I moved to China in March 2016 to work as an ESL teacher in a private school. I love to travel to new and exciting places.
The Harbin International Snow and Ice Festival is a wintry celebration held every year in Harbin, China. The festival is held in sub-zero temperatures and displays a range of ice and snow sculptures crafted by university students and professional artists. If you are visiting China during the winter months, I highly recommend considering a trip to Heilongjiang province to see one of the best winter events China has to offer.
I've been lucky enough to visit the festival more than once. Each time I was a little trigger-happy with my camera and loved taking photos of the artwork. I would love to share some of the photos I've taken in this article. I hope you enjoy them!
The sculptures and buildings are lit in so many different colors at night. They look really spectacular when the sun goes down and the lights turn on.
Arriving in the early afternoon means you can watch the sun set over a winter wonderland and see lights of every color turn on during the twilight, changing the atmosphere of the whole festival.
A walk up the stairs at the back of the site gives great views over the entire festival in all its splendor and is a great place to take in the breathtaking size and beauty of the castles.
Even the castles and buildings are made of ice. They are huge, with walls, stairwells, arches and ramparts to explore.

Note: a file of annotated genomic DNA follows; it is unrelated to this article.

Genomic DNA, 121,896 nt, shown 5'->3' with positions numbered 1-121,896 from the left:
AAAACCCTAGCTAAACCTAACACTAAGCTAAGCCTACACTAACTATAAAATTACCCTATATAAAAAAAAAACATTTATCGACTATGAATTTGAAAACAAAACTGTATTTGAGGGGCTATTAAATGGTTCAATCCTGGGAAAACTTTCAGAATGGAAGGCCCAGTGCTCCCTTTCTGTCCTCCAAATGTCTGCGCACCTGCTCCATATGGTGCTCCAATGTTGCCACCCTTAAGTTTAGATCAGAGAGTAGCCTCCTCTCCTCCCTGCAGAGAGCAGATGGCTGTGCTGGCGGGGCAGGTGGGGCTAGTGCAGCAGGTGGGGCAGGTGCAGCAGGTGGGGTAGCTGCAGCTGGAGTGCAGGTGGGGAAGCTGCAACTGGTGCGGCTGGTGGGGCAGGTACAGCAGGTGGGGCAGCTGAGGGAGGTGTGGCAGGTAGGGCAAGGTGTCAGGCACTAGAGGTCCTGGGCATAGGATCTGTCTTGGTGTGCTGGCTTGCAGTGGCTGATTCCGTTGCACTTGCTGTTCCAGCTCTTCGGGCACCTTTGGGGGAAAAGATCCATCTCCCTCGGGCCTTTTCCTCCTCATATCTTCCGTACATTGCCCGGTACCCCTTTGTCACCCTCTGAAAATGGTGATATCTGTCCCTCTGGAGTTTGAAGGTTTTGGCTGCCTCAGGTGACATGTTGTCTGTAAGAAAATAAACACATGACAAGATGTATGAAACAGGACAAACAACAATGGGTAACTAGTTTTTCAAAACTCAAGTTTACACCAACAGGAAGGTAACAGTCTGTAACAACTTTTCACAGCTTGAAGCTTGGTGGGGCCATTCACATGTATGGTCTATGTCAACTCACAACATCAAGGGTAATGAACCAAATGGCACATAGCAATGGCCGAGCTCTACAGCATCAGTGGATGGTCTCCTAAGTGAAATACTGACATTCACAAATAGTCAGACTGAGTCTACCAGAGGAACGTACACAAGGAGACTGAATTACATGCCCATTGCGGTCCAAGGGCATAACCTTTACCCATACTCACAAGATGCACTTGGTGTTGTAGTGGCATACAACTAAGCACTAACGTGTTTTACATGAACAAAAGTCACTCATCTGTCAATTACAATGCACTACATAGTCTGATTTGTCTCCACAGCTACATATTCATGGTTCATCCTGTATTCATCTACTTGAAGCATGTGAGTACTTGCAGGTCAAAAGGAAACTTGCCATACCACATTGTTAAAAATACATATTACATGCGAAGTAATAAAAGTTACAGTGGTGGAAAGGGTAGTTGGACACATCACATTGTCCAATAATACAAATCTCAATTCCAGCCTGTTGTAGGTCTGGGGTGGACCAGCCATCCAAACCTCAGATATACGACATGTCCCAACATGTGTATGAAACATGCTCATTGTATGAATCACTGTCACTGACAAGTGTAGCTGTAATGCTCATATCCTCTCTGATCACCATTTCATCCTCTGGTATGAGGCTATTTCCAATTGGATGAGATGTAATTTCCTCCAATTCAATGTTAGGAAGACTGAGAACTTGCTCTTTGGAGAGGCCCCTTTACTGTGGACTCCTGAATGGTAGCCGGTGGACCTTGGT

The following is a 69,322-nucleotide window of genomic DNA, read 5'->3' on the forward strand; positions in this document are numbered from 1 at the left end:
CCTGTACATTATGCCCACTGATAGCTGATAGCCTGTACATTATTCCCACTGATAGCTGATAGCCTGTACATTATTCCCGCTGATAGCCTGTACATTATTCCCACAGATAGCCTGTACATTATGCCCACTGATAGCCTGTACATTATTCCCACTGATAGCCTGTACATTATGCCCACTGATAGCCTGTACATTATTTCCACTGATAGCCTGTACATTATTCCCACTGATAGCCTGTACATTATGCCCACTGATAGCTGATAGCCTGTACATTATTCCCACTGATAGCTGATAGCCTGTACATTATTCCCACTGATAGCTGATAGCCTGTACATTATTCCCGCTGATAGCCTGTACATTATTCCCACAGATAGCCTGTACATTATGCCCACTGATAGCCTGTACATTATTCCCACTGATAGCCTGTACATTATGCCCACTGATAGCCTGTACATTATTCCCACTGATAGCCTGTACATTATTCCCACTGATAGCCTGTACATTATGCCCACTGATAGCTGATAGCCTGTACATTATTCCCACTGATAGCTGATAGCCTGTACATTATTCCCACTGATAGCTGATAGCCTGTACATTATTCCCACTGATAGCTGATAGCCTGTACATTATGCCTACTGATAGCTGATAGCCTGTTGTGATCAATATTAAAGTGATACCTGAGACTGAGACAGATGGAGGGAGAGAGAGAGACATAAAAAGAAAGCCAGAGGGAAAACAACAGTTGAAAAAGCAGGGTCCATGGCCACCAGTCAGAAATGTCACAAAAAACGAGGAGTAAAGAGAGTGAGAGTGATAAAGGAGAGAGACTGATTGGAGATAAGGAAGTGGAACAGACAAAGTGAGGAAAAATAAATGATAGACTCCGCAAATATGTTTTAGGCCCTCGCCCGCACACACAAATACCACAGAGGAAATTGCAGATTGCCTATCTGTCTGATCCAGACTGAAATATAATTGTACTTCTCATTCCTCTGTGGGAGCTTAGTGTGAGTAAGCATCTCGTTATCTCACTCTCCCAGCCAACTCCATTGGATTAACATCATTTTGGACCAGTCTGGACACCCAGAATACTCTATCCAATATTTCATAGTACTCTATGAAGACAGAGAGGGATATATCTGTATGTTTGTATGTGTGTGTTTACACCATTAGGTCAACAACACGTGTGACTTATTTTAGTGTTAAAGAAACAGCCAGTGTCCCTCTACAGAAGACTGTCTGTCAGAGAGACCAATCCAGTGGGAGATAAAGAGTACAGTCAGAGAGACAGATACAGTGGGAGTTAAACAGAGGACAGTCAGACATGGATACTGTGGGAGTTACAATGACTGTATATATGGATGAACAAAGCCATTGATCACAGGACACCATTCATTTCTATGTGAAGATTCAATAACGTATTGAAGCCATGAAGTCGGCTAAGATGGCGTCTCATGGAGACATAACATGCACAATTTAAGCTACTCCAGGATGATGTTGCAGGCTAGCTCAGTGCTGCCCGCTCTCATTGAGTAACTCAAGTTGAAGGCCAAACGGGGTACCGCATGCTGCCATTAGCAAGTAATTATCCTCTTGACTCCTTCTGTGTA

Not only are there huge ice castles, but smaller, more intricate sculptures. These more delicate sculptures are dotted all over the festival. The detail on some of them is incredible and means that as you explore the festival site, you never know what you are going to discover. From abstract, artistic sculptures to miniature animals and cartoon-like figures.
A brightly-lit beautiful sculpture stands in an icy gallery.
Many of the sculptures are entered as part of an ice sculpting competition.
A giant metal fish houses a small photography exhibition. From a distance it looks as though it is swimming through a lake of snow.
There are lots of animals at the festival. Some pull sleds, such as horses, reindeer and huskys and others are native animals of icy terrain, such as arctic foxes, wolves and penguins.
Twilight is my favorite time at the festival. The crowds are less intense and you get to see the sculptures in high detail in the daylight and watch them transform into something magical as the sun sets.
The buildings are so beautiful when the sky begins to darken and the lights start to turn on.
Snow bikes wait for the crowds to arrive in front of a stately building.
Mini attractions like this maze are very popular as the crowds begin to arrive. The larger attractions sometimes have queues with long wait-times during peak visiting hours.
A tiger roars and stands on its hind legs in its delicate cage.
It was snowing the second time I visited the festival, which meant that the weather was significantly warmer and the sculptures were covered with a beautiful, fresh dusting of snow.
Large blocks of ice are taken from the SongHua river in the city center and transported to the festival to be used to create sculptures and buildings.
Some of the sculptures are colorfully dyed to create striking designs against the generally white backdrop. This sculpture celebrates the Year of the Rooster of the Chinese zodiac.
Winter-themed metal sculptures combined with the surrounding ice and snow give the festival a real winter wonderland atmosphere.
I hope you enjoyed this photo gallery! For more information on the Harbin International Snow and Ice Festival and Harbin, the city in which it's held, please check out my other article.
- Visit the Harbin Ice Festival
The Harbin Snow and Ice Festival is magnificent, with delicate sculptures, lanterns, and huge castles all skillfully sculpted from giant blocks of ice. Read on for more about Harbin in winter.